Tom Wazniak holds up a nice Deep Creek Lake northern pike for a quick picture. Photo courtesy of Tom Wazniak
The fall trout stocking program is picking up speed. Some western and central region streams and rivers are seeing flow rates increase a bit due to recent rains, and therefore can handle larger loads of trout in the put-and-take areas. Be sure to check the trout stocking website to see which waters near you have been stocked recently.
Most put-and-take trout fishermen know that it is hard to beat Powerbait for recently stocked trout, but there can be other fun alternatives, especially after trout have been acclimated to their new environment for a few days. Using fly fishing tackle and working streamers or nymphs can be a fun and exciting way to fish. Those fishing with ultra-light spinning tackle can cover a lot of water by casting small spinners and spoons.
The upper Potomac River is seeing a little bump in better flows this week due to recent rain events. Smallmouth bass are being caught on small crankbaits, tubes, and grubs worked along current breaks and submerged ledges. Some of the deeper holes are holding the larger smallmouth bass and walleyes are beginning to come into play now as water temperatures cool down.
At Deep Creek Lake, most of the floating docks have been pulled so largemouth and smallmouth bass will be on the prowl for any type of cover. Sunken wood, rocks, fallen tree tops and grass lines are good places to look. Casting small crankbaits and jigs that resemble crayfish are a very good tactic. Crayfish are migrating from shallow cover to deeper cover and so have to cross open bottom, smallmouth bass in particular will be waiting in these transition areas to pick them off. Northern pike can be found along grass lines and cove mouths.
Crappie are actively schooling up near deep structure wherever they can find it. In larger reservoirs and tidal rivers, bridge piers are a good place to look. Sunken wood, fallen tree tops, and docks piers — whether in a small pond or a tidal river — are also good places to find crappie.
Colder water temperatures and diminished grass beds means that chain pickerel are very active and will be setting up ambush points near any kind of structure along shorelines. Sunken wood is one of the most common places for them to stage. A variety of lures will work to catch them. Declining grass beds also means that northern snakeheads can be found out in open water this time of the year, and popping corks or bobbers worked with a large minnow trailing is a good way to catch their attention.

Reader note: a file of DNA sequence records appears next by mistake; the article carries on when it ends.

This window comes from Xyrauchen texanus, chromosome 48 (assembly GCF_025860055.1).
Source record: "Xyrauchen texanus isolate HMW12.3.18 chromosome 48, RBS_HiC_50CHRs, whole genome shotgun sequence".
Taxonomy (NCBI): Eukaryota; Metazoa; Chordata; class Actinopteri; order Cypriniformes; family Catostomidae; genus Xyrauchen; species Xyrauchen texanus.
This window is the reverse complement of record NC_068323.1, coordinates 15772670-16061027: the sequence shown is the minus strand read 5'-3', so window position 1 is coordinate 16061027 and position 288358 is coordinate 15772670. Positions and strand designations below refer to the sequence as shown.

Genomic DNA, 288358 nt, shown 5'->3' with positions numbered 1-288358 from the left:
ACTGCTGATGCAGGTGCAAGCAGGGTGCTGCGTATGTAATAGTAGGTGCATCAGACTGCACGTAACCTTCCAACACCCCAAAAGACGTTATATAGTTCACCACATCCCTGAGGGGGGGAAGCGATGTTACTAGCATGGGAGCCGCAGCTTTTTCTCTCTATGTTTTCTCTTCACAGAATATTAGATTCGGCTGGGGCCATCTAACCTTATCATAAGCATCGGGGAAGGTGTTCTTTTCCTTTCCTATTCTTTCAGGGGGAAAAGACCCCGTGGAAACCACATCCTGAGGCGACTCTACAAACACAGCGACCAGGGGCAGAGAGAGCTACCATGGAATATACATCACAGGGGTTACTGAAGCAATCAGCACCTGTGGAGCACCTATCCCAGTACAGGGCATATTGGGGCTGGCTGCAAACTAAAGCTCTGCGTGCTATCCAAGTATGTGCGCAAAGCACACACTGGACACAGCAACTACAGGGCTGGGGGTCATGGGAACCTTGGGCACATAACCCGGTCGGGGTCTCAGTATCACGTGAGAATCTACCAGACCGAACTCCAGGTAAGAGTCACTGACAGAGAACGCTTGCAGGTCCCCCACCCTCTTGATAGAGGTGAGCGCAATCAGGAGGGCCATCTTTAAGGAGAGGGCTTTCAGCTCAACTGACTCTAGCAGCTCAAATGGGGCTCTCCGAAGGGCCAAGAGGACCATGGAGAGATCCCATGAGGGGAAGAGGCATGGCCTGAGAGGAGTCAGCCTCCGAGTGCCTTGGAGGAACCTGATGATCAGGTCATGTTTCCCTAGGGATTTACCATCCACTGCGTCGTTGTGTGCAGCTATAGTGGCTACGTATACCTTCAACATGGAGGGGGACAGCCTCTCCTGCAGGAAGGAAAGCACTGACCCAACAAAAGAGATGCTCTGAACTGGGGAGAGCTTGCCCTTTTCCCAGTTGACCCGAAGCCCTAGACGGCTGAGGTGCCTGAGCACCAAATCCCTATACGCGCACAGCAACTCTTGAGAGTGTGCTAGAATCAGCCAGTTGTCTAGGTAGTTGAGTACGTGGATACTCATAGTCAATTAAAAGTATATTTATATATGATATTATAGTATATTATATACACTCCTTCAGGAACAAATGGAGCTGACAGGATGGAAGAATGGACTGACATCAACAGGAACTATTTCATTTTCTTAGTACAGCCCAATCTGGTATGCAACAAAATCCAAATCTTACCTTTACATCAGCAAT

Largemouth bass are moving into deeper transition areas, often in 10 feet to 16 feet of water in the tidal Potomac and other tidal rivers. The dropoff edges and especially structure is where they are holding and waiting for crayfish and baitfish moving from the shallower areas to deeper water where they’ll spend the winter months. Small crankbaits, grubs, and even blade lures in the deeper areas work well. Casting crankbaits, spinnerbaits and Rat-L-Traps from shallower waters toward the dropoffs is also a great tactic.
Atlantic Ocean and Coastal Bays
Anglers that are surf fishing this week are catching kingfish on pieces of bloodworms on bottom rigs. Northern puffers or blowfish are moving through the region and can be caught on pieces of clam or squid. Small bluefish are being caught on finger mullet or cut mullet. A few striped bass are being caught on cut bait.
At the inlet, tautog are being caught at the South Jetty and the bulkheads along the inlet waterway to the Route 50 Bridge. Sheepshead are also part of the mix at the South Jetty. Sand fleas and pieces of green crabs have been the most popular baits. Bluefish and striped bass are being caught by those casting bucktails and jigs.
Flounder are moving through the inlet to offshore waters this week. Unfortunately the waters in the inlet and channels of the back bay areas has been cloudy due to windy conditions; hopefully clearer waters will prevail with calmer weather. The channels leading to the inlet will be the best places to fish for flounder, the largest ones can be caught on larger baits such as live spot and finger mullet. Large Gulp baits on jig heads is another good bait to target the larger flounder.
Whenever conditions allow boats to head out to the wreck and reef sites, the sea bass fishing has been very good, with limit catches being common. Flounder are becoming a larger portion of the mix and triggerfish are still being caught.
The boats that are fishing the offshore canyons are finding a mix of species. The white marlin have been thinning out but some wahoo, swordfish and yellowfin tuna have been brought back to the docks recently. Many are also working the lobster pot buoys to take advantage of the last of the chicken dolphin that are holding there.
“The most indispensable item in any fisherman’s equipment is his hat. This ancient relic, with its battered crown and well-frayed band, preserves not only the memory of every trout he caught, but also the smell.” — Corey Ford, 1952
Click Before You Cast is written by Tidewater Ecosystem Assessment Director Tom Parham.
This report is now available on your Amazon Echo device — just ask Alexa to “open Maryland Fishing Report.”